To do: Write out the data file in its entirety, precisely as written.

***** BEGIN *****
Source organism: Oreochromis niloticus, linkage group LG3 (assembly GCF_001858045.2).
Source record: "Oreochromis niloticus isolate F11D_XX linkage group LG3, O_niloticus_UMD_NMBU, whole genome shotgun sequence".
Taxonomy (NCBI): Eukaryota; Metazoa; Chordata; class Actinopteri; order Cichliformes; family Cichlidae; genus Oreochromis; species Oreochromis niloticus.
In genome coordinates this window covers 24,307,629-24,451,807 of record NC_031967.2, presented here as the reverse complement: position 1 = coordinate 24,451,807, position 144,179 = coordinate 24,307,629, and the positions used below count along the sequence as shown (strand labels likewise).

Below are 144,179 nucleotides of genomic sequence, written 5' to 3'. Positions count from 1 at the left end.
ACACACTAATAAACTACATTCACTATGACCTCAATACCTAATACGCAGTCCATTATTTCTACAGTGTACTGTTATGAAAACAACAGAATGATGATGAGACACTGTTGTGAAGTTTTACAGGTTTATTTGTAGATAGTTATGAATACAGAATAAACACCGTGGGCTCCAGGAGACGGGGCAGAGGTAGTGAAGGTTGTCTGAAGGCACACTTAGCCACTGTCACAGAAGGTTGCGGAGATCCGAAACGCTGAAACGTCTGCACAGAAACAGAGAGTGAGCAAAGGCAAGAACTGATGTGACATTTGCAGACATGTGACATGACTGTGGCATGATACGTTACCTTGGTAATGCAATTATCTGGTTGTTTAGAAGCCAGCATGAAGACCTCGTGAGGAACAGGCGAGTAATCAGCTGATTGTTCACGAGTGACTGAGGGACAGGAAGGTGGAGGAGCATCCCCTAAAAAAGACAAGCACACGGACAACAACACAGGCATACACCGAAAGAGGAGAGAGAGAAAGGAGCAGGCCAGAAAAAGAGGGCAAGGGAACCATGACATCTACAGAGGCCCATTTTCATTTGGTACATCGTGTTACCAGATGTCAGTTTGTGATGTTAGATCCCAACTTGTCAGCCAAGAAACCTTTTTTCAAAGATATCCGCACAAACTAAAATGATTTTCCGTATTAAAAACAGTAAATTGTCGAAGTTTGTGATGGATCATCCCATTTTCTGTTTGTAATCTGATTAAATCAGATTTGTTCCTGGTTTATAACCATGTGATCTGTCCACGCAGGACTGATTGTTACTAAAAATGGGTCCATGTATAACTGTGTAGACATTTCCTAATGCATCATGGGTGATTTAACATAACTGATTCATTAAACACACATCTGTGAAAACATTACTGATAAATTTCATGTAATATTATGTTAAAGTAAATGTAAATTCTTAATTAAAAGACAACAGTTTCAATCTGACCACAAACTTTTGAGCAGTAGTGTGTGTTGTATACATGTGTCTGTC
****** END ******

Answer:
Source organism: Oreochromis niloticus, linkage group LG3 (assembly GCF_001858045.2).
Source record: "Oreochromis niloticus isolate F11D_XX linkage group LG3, O_niloticus_UMD_NMBU, whole genome shotgun sequence".
Taxonomy (NCBI): Eukaryota; Metazoa; Chordata; class Actinopteri; order Cichliformes; family Cichlidae; genus Oreochromis; species Oreochromis niloticus.
In genome coordinates this window covers 24,307,629-24,451,807 of record NC_031967.2, presented here as the reverse complement: position 1 = coordinate 24,451,807, position 144,179 = coordinate 24,307,629, and the positions used below count along the sequence as shown (strand labels likewise).

Below are 144,179 nucleotides of genomic sequence, written 5' to 3'. Positions count from 1 at the left end.
ACACACTAATAAACTACATTCACTATGACCTCAATACCTAATACGCAGTCCATTATTTCTACAGTGTACTGTTATGAAAACAACAGAATGATGATGAGACACTGTTGTGAAGTTTTACAGGTTTATTTGTAGATAGTTATGAATACAGAATAAACACCGTGGGCTCCAGGAGACGGGGCAGAGGTAGTGAAGGTTGTCTGAAGGCACACTTAGCCACTGTCACAGAAGGTTGCGGAGATCCGAAACGCTGAAACGTCTGCACAGAAACAGAGAGTGAGCAAAGGCAAGAACTGATGTGACATTTGCAGACATGTGACATGACTGTGGCATGATACGTTACCTTGGTAATGCAATTATCTGGTTGTTTAGAAGCCAGCATGAAGACCTCGTGAGGAACAGGCGAGTAATCAGCTGATTGTTCACGAGTGACTGAGGGACAGGAAGGTGGAGGAGCATCCCCTAAAAAAGACAAGCACACGGACAACAACACAGGCATACACCGAAAGAGGAGAGAGAGAAAGGAGCAGGCCAGAAAAAGAGGGCAAGGGAACCATGACATCTACAGAGGCCCATTTTCATTTGGTACATCGTGTTACCAGATGTCAGTTTGTGATGTTAGATCCCAACTTGTCAGCCAAGAAACCTTTTTTCAAAGATATCCGCACAAACTAAAATGATTTTCCGTATTAAAAACAGTAAATTGTCGAAGTTTGTGATGGATCATCCCATTTTCTGTTTGTAATCTGATTAAATCAGATTTGTTCCTGGTTTATAACCATGTGATCTGTCCACGCAGGACTGATTGTTACTAAAAATGGGTCCATGTATAACTGTGTAGACATTTCCTAATGCATCATGGGTGATTTAACATAACTGATTCATTAAACACACATCTGTGAAAACATTACTGATAAATTTCATGTAATATTATGTTAAAGTAAATGTAAATTCTTAATTAAAAGACAACAGTTTCAATCTGACCACAAACTTTTGAGCAGTAGTGTGTGTTGTATACATGTGTCTGTC